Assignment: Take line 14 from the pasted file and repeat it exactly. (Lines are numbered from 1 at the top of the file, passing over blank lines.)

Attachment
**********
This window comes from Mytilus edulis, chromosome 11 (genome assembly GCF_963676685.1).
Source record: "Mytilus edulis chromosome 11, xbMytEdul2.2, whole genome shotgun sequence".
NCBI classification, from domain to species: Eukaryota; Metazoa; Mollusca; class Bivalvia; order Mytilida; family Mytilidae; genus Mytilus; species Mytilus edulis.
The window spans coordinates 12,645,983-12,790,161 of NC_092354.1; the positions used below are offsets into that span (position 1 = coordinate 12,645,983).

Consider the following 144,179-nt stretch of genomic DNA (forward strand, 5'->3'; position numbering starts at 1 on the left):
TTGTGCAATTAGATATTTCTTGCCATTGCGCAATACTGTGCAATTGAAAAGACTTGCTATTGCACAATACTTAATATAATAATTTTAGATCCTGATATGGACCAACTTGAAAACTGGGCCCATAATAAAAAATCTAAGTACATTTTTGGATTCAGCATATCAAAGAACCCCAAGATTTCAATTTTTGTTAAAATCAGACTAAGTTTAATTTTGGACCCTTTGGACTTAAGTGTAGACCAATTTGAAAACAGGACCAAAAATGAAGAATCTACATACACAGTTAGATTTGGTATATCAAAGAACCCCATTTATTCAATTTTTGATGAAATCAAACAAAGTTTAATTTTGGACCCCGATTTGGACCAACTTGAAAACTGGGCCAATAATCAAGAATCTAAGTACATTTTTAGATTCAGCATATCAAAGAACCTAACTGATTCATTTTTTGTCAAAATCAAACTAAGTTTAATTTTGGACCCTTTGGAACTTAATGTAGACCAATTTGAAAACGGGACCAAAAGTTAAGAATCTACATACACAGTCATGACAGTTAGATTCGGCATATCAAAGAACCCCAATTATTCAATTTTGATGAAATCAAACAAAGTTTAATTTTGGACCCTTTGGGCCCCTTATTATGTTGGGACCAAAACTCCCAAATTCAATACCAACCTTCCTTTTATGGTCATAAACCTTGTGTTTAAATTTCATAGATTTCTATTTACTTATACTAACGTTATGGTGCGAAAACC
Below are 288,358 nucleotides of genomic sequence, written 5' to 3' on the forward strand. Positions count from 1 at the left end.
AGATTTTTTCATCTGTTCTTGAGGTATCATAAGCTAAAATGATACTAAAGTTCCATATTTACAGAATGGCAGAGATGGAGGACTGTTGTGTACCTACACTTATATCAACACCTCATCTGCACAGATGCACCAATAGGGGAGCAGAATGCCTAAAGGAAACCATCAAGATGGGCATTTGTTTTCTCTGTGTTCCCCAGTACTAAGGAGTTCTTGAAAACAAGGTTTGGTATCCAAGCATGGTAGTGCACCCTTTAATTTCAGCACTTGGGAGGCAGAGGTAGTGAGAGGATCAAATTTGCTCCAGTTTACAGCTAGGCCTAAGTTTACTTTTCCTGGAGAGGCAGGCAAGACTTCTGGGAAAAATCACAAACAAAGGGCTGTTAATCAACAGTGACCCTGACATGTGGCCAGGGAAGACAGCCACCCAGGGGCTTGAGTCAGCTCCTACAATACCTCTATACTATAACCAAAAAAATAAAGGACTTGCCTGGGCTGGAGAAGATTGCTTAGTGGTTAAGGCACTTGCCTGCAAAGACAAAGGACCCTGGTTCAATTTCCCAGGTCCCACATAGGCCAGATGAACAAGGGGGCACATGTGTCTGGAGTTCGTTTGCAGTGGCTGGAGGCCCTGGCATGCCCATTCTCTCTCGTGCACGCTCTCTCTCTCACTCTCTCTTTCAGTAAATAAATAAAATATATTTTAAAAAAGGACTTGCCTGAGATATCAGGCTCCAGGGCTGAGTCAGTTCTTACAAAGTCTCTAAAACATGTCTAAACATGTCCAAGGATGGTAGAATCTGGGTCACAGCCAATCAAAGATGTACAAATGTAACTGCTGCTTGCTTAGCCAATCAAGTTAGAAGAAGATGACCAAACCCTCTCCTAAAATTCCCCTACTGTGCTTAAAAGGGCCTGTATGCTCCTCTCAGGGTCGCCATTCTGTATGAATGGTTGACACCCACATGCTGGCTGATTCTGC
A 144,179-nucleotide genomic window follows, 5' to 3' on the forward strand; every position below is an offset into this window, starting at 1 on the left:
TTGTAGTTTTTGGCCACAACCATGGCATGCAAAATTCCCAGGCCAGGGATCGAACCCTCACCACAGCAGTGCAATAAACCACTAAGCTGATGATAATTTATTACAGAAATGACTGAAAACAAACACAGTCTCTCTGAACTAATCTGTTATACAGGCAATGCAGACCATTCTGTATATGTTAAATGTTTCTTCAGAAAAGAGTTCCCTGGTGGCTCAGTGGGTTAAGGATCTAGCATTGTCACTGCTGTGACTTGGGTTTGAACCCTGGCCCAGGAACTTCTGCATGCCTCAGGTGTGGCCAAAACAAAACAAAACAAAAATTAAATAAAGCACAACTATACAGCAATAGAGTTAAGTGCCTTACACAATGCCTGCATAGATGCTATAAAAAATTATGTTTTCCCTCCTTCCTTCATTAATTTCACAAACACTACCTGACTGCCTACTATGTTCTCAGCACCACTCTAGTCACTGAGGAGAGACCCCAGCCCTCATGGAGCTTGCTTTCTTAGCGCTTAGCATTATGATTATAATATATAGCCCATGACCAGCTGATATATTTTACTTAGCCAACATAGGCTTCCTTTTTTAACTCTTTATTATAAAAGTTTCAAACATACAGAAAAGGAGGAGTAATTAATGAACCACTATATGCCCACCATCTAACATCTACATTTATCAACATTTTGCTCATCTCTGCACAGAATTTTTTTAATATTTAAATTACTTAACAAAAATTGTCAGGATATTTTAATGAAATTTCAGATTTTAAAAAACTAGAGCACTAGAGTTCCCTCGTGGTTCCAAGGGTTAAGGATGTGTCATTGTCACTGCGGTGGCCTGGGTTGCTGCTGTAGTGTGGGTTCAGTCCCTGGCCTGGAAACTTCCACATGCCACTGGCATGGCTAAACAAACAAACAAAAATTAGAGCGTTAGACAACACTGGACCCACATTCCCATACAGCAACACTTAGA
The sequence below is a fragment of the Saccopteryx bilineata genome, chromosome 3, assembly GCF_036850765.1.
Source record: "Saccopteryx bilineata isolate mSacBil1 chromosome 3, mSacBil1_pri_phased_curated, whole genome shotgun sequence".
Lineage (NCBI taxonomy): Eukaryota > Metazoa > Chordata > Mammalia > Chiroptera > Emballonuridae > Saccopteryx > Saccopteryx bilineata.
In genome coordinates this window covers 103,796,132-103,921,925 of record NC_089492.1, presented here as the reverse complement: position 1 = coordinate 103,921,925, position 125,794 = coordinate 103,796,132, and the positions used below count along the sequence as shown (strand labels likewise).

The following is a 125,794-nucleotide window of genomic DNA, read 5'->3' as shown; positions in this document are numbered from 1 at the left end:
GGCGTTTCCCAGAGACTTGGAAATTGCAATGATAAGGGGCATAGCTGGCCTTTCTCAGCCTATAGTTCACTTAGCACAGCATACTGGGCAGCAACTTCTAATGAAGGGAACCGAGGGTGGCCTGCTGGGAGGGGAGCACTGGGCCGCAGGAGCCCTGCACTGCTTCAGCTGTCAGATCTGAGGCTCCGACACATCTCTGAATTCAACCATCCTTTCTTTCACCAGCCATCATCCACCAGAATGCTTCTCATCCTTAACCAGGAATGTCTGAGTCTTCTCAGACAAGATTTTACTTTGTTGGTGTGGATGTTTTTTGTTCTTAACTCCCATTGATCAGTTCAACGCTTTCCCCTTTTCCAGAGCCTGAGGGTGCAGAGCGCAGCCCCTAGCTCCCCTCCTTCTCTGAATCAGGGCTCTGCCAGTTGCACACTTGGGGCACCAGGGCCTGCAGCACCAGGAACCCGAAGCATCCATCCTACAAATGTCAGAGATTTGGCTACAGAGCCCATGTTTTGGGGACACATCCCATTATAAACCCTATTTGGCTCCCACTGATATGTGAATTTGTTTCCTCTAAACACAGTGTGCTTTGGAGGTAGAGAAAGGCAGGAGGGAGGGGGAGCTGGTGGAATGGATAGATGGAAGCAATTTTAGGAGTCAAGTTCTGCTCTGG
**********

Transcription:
In genome coordinates this window covers 103,796,132-103,921,925 of record NC_089492.1, presented here as the reverse complement: position 1 = coordinate 103,921,925, position 125,794 = coordinate 103,796,132, and the positions used below count along the sequence as shown (strand labels likewise).